4 Dos and Don’ts of Training Warehouse Employees
The average U.S. warehouse worker makes about $28,000 a year. However, the total cost for warehouse labor could be around $50,000 per associate when you add up all the direct and indirect costs, including training, recruiting, onboarding, healthcare and insurance. Multiply that figure by the number of workers at your facility and you’re looking at a massive chunk of change.
As the owner or manager of a warehouse, you may not realize how much you’re spending on every single employee. That’s why it’s important to streamline the hiring and training process as much as possible so you can conserve every penny.
Labor tends to make up anywhere between 60 percent and 65 percent of the total cost of warehouse fulfillment, not including shipping. If you want to reduce your operating expenses and increase your bottom line, use these employee training tips to start your new hires off on the right foot.
Train Your Employees Using the Latest Technology
The technology behind the warehousing industry is quickly evolving as more businesses invest in smart pickers and stockers, automated warehouse management systems and the latest order fulfillment technology. These tools will help you and your team complete routine processes as quickly as possible. Your workers can use automation to make the most of their time in the warehouse, instead of worrying whether they are lifting the package the right way. Your team can spend their time working with these machines instead of moving and handling your goods manually.
Don’t Train Them on Outdated Technology
Consider the future of your warehouse before you start training your employees. If you plan on adopting automation in the near future, don’t waste time teaching your employees to do things the old-fashioned way. You may have to start the training process all over again, considering the nature of your operations may change dramatically in the months ahead.
Give Your Employees the Space to Complete the Task at Hand
Nothing will slow down your warehouse like a messy, disorganized workspace. Your employees should have plenty of room to move around the space and find what they need. Keep your warehouse as organized as possible to keep your workers on task. Remove debris from the floors to reduce accidents in the workplace. Keep aisles and doorways clear to keep your workers moving through the facility. Invest in proper lighting to make sure your workers can see their surroundings clearly.
To help clean up your facility, keep trash cans and recycling bins in centralized locations. Remind your employees to be considerate of their work environment. Use collapsible containers and stackable totes to get your containers out of the way when they’re not in use.
Don’t Force Your Employees to Work in Messy, Confined Spaces
Your workers could easily injure themselves or waste valuable time if they are stuck in a messy or confined space. They might cut themselves on a sharp object, slip and fall or bump their head on a piece of equipment. They may also have trouble finding what they need in your warehouse, such as tools and supplies. Your workers may decide to take a job elsewhere if they are having trouble focusing on the task at hand.
Keep Your Inventory Organized
Efficient inventory management means keeping an eye on your inventory at all times. If you and your team can’t find the things you need in the warehouse, your workers will likely waste time searching for something that should be on the shelf. Use inventory tracking equipment and a warehouse management system to monitor your inventory levels.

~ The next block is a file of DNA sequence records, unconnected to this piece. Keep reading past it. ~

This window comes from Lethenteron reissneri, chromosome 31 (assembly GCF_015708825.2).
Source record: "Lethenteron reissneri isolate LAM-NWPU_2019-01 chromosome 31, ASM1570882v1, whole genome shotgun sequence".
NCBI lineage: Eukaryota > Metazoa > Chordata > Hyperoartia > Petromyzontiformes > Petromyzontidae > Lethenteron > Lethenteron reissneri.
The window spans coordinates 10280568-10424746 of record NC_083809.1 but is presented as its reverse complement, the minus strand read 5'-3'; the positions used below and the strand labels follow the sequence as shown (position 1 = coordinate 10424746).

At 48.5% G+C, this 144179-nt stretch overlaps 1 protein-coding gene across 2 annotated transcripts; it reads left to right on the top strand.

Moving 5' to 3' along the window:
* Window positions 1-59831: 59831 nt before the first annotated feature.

Teach your workers the importance of putting items back where they belong so they don’t end up missing down the line. Organize inventory with industrial storage bins and wire bins to keep certain items visible. Your workers will be able to identify the contents of these containers from across the room so they don’t have to waste time walking up and down different aisles.
Don’t Teach Your Employees to Add to the Mess
Your employees largely learn by example. If they see you or another senior team member throwing trash on the ground or stuffing random items on a shelf, they will likely adopt the same behavior. Label your shelves and containers to help your employees find what they need. You can also station return bins around your facility so employees can get rid of miscellaneous items in a hurry and put them back where they belong at the end of their shift.
Consider the Ergonomics of Your Workplace
Working in a warehouse can be a physical pain. Warehouse workers tend to suffer from arthritis, chronic pain, muscle stiffness and carpal tunnel syndrome. Consider the physical limitations of your employees before training them on certain processes. The average worker should be able to get through their shift comfortably without feeling like they’ve been hit by a truck. You can reduce the physicality of the job by investing in automation, such as lift trucks, smart pickers and stockers and conveyor belts. Your workers won’t have to physically pick up hundreds of packages throughout the day, helping them save their energy for when they really need it.
Don’t Overlook Safety Guidelines and Protocols
Put yourself in the shoes of your employees to get a better idea of what it’s like to work a shift at your warehouse. If your workers are constantly having to bend down, pick up heavy items or work with sharp, potentially dangerous equipment, there’s a good chance one of them will injure themselves or ask for time off as their health continues to deteriorate. Teach your employees how to lift items properly so they don’t end up in the hospital with a broken back. Reduce redundant steps and utilize the latest technology to keep your workers safe.
The reality of working in a warehouse is quickly changing as more companies invest in automation. Use these tips to make sure your workers feel safe and productive at your facility.